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What a stinker this morning’s report on durable goods orders was!

The Census Bureau’s new advance look at demand for these products in September showed a 1.7 percent monthly decline in orders for capital equipment outside the defense sector and excluding the big (but highly volatile) aircraft industry. That was the second month-to-month drop in this widely followed gauge of business investment in the last three months. As a result, “core capex” (capital spending) is now up five percent year-on-year.

Interestingly, the month-to-month figures are presented in the press releases on a seasonally adjusted basis, but the year-on-year figures are not seasonally adjusted. To add to this mystery, you can get the seasonally adjusted year-on-year numbers from the Bureau’s interactive data base, but it’s one-month behind.

Looking at these seasonally adjusted year-on-year data from April on (to factor out the weather-depressed activity from winter and the equally distorted early spring catchup) shows that it’s up from 4.02 percent to a whopping 7.31 percent – which sounds great. But if you look at the 2013 data, you see that last year was a weak one for this business spending, so the annual comparisons are bound to look impressive. Barring a huge upward revision in the final Census report for September (due out November 4), the latest year-on-year growth won’t be nearly as good.

Drilling down into the details (and these figures include aircraft and defense spending), the new report reveals that new orders strengthened from August to September in four of seven major industry groups tracked (meaning either that they moved from contraction to growth, their growth sped up, or their contraction slowed down). These sectors were primary metals, fabricated metal products, transportation equipment, and miscellaneous durable goods). New orders weakened in machinery, computers and electronics products, and electrical equipment, appliances, and components.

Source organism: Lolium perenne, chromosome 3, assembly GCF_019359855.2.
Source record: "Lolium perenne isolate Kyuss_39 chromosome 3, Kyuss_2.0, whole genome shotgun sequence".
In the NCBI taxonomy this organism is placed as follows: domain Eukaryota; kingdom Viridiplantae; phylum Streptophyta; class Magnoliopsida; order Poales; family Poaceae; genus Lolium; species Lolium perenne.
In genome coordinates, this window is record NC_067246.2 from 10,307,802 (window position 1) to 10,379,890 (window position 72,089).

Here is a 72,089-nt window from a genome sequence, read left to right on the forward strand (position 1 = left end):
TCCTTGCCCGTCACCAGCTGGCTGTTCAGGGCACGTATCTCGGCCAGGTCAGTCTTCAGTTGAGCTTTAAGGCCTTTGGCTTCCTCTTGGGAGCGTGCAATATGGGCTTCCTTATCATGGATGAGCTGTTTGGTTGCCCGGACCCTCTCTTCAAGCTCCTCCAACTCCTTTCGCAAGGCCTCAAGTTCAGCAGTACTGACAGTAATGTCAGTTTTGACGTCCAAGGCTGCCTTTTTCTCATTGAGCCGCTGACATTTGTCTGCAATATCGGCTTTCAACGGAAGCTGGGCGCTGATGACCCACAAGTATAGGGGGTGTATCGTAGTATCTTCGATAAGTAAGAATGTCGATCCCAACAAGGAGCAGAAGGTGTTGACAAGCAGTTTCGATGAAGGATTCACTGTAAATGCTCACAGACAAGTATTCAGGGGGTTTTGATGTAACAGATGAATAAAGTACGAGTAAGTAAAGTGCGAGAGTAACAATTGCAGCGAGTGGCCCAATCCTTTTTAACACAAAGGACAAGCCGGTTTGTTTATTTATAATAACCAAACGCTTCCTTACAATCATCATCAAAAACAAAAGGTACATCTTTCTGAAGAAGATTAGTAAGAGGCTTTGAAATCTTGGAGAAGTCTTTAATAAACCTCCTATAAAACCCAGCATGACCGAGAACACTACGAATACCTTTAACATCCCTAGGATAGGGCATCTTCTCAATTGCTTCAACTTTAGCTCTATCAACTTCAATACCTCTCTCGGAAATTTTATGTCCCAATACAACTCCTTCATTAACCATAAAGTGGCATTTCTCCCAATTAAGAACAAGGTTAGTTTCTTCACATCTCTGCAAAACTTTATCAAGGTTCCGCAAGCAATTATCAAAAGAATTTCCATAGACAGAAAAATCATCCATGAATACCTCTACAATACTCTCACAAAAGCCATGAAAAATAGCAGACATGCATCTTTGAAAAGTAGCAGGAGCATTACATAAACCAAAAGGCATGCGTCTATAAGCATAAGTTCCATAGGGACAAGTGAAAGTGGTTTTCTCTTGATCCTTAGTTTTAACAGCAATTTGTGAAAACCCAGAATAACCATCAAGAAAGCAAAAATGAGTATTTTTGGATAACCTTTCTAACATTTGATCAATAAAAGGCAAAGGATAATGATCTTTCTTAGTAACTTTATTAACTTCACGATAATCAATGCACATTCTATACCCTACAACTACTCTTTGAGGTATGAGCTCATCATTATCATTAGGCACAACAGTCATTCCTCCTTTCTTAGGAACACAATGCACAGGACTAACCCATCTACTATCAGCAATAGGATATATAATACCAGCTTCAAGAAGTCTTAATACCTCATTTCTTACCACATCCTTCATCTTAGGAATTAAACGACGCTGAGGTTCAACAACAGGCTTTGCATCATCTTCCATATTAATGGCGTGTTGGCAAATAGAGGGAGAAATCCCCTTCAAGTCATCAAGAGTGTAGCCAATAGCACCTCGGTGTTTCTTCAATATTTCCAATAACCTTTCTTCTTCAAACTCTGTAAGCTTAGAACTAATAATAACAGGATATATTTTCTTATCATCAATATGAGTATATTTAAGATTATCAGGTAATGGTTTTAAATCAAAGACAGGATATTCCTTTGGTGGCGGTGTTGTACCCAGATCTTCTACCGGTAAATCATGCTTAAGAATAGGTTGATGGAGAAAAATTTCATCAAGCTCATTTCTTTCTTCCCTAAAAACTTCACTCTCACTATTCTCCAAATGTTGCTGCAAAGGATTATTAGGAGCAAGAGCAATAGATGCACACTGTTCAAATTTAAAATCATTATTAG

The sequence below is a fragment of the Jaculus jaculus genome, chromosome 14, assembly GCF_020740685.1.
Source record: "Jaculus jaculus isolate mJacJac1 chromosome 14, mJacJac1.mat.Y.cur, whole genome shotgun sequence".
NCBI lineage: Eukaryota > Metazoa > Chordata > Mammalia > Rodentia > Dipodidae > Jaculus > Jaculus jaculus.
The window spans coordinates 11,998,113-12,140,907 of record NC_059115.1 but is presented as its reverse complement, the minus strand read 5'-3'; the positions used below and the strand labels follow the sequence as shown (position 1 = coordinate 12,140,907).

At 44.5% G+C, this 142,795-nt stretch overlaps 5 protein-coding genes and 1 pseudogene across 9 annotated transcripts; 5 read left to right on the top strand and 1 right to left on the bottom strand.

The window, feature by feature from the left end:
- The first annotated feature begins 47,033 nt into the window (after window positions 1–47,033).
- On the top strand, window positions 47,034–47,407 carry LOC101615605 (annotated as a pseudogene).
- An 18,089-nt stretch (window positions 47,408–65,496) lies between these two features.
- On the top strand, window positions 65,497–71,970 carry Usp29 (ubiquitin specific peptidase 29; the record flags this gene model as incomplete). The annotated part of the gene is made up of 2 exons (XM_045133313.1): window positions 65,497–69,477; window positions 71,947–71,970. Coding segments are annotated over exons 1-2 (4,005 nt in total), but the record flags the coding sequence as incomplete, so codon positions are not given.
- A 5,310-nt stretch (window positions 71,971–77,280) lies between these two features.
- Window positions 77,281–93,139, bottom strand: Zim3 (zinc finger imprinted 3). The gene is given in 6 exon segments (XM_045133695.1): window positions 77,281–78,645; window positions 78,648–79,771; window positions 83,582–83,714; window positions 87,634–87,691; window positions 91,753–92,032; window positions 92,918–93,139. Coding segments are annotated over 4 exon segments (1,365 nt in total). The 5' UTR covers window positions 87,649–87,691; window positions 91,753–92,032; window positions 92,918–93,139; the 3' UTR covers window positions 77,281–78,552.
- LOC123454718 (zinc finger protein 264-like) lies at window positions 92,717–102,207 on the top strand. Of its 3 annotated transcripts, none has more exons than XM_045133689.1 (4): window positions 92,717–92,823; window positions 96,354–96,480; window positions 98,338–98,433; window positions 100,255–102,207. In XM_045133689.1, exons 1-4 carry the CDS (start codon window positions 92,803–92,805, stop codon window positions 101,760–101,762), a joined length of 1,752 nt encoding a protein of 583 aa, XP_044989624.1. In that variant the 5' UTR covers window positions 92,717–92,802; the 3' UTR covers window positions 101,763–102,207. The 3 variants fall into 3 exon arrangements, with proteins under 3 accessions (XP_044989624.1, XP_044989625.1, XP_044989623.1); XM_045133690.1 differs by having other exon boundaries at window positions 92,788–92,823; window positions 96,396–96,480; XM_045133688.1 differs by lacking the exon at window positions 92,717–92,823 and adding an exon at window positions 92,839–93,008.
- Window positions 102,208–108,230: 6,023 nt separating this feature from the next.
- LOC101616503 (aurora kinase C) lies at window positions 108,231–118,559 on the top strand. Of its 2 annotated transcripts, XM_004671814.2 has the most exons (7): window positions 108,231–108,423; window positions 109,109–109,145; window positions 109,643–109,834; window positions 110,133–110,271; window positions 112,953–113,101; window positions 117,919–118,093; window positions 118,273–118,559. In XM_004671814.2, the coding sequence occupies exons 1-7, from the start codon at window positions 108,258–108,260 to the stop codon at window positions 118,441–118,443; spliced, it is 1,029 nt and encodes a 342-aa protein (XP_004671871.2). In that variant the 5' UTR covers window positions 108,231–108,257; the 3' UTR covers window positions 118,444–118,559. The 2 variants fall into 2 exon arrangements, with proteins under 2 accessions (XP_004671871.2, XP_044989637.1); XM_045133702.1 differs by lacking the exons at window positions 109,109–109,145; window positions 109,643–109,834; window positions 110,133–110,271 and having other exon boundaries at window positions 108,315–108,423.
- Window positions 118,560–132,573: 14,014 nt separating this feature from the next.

New orders actually fell month-to-month in three of these seven sectors: machinery, computer and electronics products, and transportation equipment.

Also of note: New orders in the (heretofore) scorching hot automotive sector fell on month in September for the second straight month. Year on year, such spending is up only 4.7 percent – less than in an overall manufacturing sector its growth has been leading.

But because little is straightforward in American manufacturing data, at least in the short term, just after this lousy durable goods report came out, the Richmond, Va. branch of the Federal Reserve told us that manufacturing activity in its district continued on its recent tear. The October headline figure – which measures overall manufacturing activity – surged to 20 from 14 in September. All the key internals, like new orders and employment, looked strong, too.

Keep in mind, though, that like all of the monthly regional Fed manufacturing surveys, this Richmond report is vulnerable to “survivorship bias.” It measures how the region’s existing manufacturers say they’re faring, regardless of whether their numbers have grown or shrunk over any given time frame. And the same goes for the upcoming purchasing managers’ indexes from the Institute for Supply Management and Markit.